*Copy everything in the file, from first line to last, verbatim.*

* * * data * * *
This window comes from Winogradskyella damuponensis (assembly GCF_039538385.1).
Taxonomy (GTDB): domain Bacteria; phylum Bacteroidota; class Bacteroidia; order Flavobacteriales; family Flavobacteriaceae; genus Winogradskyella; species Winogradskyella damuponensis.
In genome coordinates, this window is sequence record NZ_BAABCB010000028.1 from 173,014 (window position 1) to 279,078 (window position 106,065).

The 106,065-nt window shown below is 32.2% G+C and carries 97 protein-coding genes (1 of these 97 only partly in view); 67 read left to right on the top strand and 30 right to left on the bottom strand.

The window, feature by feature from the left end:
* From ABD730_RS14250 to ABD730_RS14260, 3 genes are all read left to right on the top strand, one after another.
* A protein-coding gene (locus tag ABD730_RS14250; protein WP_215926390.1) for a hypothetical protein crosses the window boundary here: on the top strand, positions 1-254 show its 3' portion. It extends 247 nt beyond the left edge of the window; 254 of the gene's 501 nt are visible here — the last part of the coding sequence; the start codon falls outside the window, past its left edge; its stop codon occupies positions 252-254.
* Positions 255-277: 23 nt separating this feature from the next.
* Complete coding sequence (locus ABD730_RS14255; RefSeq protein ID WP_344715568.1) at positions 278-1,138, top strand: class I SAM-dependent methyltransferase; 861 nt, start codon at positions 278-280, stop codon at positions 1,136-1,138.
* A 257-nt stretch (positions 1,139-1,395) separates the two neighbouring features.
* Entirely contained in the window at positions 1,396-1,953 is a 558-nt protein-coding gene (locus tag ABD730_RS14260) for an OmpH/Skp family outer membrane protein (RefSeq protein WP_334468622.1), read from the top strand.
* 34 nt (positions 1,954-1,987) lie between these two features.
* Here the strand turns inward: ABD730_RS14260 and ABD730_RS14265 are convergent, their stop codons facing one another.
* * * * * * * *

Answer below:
This window comes from Winogradskyella damuponensis (assembly GCF_039538385.1).
Taxonomy (GTDB): domain Bacteria; phylum Bacteroidota; class Bacteroidia; order Flavobacteriales; family Flavobacteriaceae; genus Winogradskyella; species Winogradskyella damuponensis.
In genome coordinates, this window is sequence record NZ_BAABCB010000028.1 from 173,014 (window position 1) to 279,078 (window position 106,065).

The 106,065-nt window shown below is 32.2% G+C and carries 97 protein-coding genes (1 of these 97 only partly in view); 67 read left to right on the top strand and 30 right to left on the bottom strand.

The window, feature by feature from the left end:
* From ABD730_RS14250 to ABD730_RS14260, 3 genes are all read left to right on the top strand, one after another.
* A protein-coding gene (locus tag ABD730_RS14250; protein WP_215926390.1) for a hypothetical protein crosses the window boundary here: on the top strand, positions 1-254 show its 3' portion. It extends 247 nt beyond the left edge of the window; 254 of the gene's 501 nt are visible here — the last part of the coding sequence; the start codon falls outside the window, past its left edge; its stop codon occupies positions 252-254.
* Positions 255-277: 23 nt separating this feature from the next.
* Complete coding sequence (locus ABD730_RS14255; RefSeq protein ID WP_344715568.1) at positions 278-1,138, top strand: class I SAM-dependent methyltransferase; 861 nt, start codon at positions 278-280, stop codon at positions 1,136-1,138.
* A 257-nt stretch (positions 1,139-1,395) separates the two neighbouring features.
* Entirely contained in the window at positions 1,396-1,953 is a 558-nt protein-coding gene (locus tag ABD730_RS14260) for an OmpH/Skp family outer membrane protein (RefSeq protein WP_334468622.1), read from the top strand.
* 34 nt (positions 1,954-1,987) lie between these two features.
* Here the strand turns inward: ABD730_RS14260 and ABD730_RS14265 are convergent, their stop codons facing one another.